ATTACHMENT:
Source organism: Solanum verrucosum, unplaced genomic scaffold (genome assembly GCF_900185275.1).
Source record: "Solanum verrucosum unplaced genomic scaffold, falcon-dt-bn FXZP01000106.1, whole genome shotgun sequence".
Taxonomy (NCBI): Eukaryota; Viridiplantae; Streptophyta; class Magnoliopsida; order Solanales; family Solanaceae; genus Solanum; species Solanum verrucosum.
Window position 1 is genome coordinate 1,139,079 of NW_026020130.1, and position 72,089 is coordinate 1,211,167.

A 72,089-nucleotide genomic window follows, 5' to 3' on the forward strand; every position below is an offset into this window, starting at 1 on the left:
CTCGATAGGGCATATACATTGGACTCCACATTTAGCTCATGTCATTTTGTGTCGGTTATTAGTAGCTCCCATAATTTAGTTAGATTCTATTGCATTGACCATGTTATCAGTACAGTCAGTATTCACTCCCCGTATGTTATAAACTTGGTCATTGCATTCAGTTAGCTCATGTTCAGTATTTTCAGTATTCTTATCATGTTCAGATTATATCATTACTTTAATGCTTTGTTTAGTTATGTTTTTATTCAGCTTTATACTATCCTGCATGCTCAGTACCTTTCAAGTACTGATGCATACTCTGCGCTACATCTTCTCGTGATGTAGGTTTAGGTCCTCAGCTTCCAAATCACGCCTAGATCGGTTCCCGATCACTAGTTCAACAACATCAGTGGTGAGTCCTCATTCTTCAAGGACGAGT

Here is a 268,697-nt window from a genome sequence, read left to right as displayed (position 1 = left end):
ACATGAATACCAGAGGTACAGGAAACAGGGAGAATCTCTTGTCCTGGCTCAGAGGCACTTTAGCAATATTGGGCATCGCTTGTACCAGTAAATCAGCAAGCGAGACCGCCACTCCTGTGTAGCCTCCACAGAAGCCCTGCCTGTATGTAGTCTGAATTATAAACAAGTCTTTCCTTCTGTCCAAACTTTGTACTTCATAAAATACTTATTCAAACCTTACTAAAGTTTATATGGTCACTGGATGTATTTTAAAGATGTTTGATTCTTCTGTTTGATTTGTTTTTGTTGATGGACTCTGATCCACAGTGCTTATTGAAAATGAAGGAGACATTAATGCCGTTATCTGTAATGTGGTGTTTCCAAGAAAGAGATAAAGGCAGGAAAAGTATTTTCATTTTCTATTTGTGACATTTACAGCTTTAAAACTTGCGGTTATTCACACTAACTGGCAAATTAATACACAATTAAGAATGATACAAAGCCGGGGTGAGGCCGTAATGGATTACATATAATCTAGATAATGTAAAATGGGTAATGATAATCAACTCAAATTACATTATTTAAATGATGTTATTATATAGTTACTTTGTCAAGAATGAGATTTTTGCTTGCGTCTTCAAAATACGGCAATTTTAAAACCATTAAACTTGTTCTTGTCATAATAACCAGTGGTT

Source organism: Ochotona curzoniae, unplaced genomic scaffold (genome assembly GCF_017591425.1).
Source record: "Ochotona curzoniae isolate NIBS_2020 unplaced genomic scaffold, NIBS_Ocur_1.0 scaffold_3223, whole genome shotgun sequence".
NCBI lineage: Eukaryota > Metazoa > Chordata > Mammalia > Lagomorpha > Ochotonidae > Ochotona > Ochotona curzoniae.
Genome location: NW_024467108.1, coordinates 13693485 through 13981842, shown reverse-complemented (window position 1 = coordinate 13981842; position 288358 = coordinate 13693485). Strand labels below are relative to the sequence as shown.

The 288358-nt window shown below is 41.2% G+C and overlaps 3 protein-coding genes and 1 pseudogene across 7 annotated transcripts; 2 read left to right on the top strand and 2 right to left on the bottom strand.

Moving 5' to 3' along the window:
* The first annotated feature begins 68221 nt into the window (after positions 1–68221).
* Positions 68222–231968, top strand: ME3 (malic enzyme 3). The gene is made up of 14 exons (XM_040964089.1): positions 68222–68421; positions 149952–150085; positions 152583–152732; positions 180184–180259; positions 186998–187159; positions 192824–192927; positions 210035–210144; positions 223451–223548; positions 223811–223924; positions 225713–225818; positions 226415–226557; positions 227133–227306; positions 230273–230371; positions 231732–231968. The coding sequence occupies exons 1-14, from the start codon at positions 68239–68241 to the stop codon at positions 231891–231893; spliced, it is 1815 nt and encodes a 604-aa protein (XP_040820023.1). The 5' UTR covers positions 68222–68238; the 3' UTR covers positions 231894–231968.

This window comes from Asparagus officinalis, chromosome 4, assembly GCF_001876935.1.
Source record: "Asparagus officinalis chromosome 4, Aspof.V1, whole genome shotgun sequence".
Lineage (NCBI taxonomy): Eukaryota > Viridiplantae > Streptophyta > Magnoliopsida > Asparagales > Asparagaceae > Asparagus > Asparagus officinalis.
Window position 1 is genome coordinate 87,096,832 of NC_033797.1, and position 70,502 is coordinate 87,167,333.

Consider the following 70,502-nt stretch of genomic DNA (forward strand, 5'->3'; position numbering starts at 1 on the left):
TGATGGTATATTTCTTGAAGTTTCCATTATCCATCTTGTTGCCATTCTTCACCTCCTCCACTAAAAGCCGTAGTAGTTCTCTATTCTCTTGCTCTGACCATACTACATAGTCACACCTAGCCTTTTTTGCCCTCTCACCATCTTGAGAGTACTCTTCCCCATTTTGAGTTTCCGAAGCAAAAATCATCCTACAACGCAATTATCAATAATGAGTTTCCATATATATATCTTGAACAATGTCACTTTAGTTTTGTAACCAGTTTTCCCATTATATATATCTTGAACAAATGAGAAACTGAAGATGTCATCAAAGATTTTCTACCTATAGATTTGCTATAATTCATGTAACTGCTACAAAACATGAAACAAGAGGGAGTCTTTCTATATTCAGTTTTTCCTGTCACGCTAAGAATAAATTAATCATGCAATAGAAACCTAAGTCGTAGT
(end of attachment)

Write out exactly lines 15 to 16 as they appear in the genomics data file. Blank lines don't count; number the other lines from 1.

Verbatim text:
* The first annotated feature begins 68221 nt into the window (after positions 1–68221).
* Positions 68222–231968, top strand: ME3 (malic enzyme 3). The gene is made up of 14 exons (XM_040964089.1): positions 68222–68421; positions 149952–150085; positions 152583–152732; positions 180184–180259; positions 186998–187159; positions 192824–192927; positions 210035–210144; positions 223451–223548; positions 223811–223924; positions 225713–225818; positions 226415–226557; positions 227133–227306; positions 230273–230371; positions 231732–231968. The coding sequence occupies exons 1-14, from the start codon at positions 68239–68241 to the stop codon at positions 231891–231893; spliced, it is 1815 nt and encodes a 604-aa protein (XP_040820023.1). The 5' UTR covers positions 68222–68238; the 3' UTR covers positions 231894–231968.